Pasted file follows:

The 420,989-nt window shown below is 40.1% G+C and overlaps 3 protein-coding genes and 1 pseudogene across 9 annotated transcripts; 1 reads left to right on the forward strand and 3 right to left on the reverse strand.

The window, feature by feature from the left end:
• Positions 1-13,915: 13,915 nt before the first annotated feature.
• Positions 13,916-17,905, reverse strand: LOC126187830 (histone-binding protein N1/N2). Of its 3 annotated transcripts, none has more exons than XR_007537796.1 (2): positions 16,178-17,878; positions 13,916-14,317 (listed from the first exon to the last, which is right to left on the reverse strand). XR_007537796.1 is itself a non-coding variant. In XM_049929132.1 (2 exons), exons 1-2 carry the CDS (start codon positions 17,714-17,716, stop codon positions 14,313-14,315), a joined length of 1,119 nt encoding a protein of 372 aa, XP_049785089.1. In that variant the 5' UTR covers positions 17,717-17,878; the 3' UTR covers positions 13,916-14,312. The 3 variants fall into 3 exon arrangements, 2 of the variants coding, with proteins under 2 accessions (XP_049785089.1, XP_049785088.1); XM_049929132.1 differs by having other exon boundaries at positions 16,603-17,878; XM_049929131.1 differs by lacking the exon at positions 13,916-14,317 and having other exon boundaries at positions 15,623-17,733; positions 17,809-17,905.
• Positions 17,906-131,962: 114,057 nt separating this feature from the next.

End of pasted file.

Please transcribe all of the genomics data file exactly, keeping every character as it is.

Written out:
The 420,989-nt window shown below is 40.1% G+C and overlaps 3 protein-coding genes and 1 pseudogene across 9 annotated transcripts; 1 reads left to right on the forward strand and 3 right to left on the reverse strand.

The window, feature by feature from the left end:
• Positions 1-13,915: 13,915 nt before the first annotated feature.
• Positions 13,916-17,905, reverse strand: LOC126187830 (histone-binding protein N1/N2). Of its 3 annotated transcripts, none has more exons than XR_007537796.1 (2): positions 16,178-17,878; positions 13,916-14,317 (listed from the first exon to the last, which is right to left on the reverse strand). XR_007537796.1 is itself a non-coding variant. In XM_049929132.1 (2 exons), exons 1-2 carry the CDS (start codon positions 17,714-17,716, stop codon positions 14,313-14,315), a joined length of 1,119 nt encoding a protein of 372 aa, XP_049785089.1. In that variant the 5' UTR covers positions 17,717-17,878; the 3' UTR covers positions 13,916-14,312. The 3 variants fall into 3 exon arrangements, 2 of the variants coding, with proteins under 2 accessions (XP_049785089.1, XP_049785088.1); XM_049929132.1 differs by having other exon boundaries at positions 16,603-17,878; XM_049929131.1 differs by lacking the exon at positions 13,916-14,317 and having other exon boundaries at positions 15,623-17,733; positions 17,809-17,905.
• Positions 17,906-131,962: 114,057 nt separating this feature from the next.